Miami students working with lab playing key role in COVID-19 fight

By Margo Kissell, university news and communications

A team of Miami University undergraduate students has been working with Gravity Diagnostics, a laboratory that is playing a key role in the fight against COVID-19.

The students’ work is part of a senior capstone course on enterprise consulting through the entrepreneurship program. Students learn to integrate and apply their business knowledge to real-world settings and test their strategic, analytic and problem-solving skills.Farmer School of Business students with Gravity Diagnostics officials

Gravity Diagnostics employees stand with Miami students at the Farmer School of Business on Jan. 31. From left, Gravity's Allison Wimmers and Ted Knauf, students Andrew Pfeil, Ryan Sarver (center), Molly Zilch, Kyle Fischer and Gravity's James Canner (submitted photo).

For Ryan Sarver, a senior marketing major, it has been an eye-opening experience working with the Covington, Kentucky-based lab.

“Adapting to this time of COVID-19 has been a challenge in all aspects of our lives. However, it has been extremely interesting and in many ways encouraging to get to work with such a dynamic company on the front lines of combating this virus and saving lives,” he said.

Kentucky’s governor announced recently the state is partnering with Kroger to increase COVID-19 drive-thru testing. Kentucky is contracting with Gravity Diagnostics to provide a 48-hour turnaround on the test results.

The students’ consulting work continues through the end of the semester. It began in late January when they met with the Gravity Diagnostics leadership team, including Tony Remington, CEO; Allison Wimmers, chief of staff; James Canner, vice president of regulatory, clinical and research programs; and Ted Knauf, director of business operations.

“At that time, the Gravity student team reviewed the company, its vision/mission, history and presented the consulting challenge,” said Tom Heuer, the Richard Forsythe Professor in Entrepreneurship and an assistant clinical lecturer in the Farmer School of Business. The students delivered their midterm presentation in mid-March.

Knauf provided positive feedback on the presentation to Heuer.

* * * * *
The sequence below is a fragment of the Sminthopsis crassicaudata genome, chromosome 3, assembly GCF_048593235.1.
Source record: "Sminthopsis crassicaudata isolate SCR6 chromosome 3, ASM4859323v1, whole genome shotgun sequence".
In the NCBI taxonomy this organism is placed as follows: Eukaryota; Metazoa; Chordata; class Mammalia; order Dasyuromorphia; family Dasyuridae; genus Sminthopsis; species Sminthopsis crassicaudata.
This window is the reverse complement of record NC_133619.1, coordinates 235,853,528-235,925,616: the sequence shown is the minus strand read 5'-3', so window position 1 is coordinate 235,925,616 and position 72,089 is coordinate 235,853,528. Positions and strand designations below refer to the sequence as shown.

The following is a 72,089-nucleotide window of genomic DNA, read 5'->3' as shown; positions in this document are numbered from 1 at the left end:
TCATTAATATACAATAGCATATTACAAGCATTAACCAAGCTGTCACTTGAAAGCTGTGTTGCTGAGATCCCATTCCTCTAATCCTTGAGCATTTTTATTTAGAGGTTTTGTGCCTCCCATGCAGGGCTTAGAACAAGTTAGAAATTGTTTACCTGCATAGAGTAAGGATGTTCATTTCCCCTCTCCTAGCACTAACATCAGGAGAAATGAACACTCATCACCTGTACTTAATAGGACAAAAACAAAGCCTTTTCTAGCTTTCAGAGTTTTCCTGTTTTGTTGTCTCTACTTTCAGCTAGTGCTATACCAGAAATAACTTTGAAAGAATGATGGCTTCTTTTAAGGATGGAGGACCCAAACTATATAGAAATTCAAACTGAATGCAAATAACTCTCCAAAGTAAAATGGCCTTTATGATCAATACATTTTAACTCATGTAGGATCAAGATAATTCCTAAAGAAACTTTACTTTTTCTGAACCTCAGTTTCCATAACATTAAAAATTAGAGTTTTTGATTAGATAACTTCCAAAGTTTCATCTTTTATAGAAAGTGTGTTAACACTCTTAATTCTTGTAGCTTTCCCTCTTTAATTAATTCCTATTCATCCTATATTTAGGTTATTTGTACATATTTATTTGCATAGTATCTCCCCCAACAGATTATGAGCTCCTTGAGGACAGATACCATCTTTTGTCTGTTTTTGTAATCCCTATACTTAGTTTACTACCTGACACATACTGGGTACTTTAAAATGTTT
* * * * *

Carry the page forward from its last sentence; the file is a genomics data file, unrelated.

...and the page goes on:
“This group is incredibly professional and have produced quality content for Gravity. They definitely get an A+ from me,” Knauf wrote. “Even if the project ended today, your students have demonstrated an immense capacity for understanding how a business can succeed by building an understanding of the market, stakeholders, etc. — no doubt this will serve them well in any entrepreneurial endeavors they pursue."

Heuer said the experience has taught the students how to work with companies and their leaders during difficult, disruptive times and understand how to offer insightful potential solutions to address extremely challenging situations.

Past clients of the enterprise consulting capstone include Procter & Gamble, The E.W. Scripps Company, Kroger, Fifth Third Bank, Paycor, 84.51° and Luxottica.

Sarver’s team worked closely with Gravity Diagnostics throughout this semester to assist them with some of their strategic growth goals. He said the lab already had a very strong focus on saving lives and helping people who struggle with the opioid crisis.

Molly Zilch, a senior entrepreneurship major with a co-major in interactive media studies, said her team has done a full audit and analysis of the Gravity Diagnostics brand and how they market themselves to clinicians, patients and payers.

“We have helped them define their Unique Value Proposition so they can show people how special their testing really is,” she said. “We have learned that it is more than just a test, it is about that individual person who they are helping whether it be drug addiction or they are severely sick.”

Zilch said their project definitely took a turn once COVID-19 hit halfway through the semester. It made them realize Gravity Diagnostics’ increasingly important role, which she said made them want to help even more.

“It is really cool to see … they can compete with the bigger labs,” she said.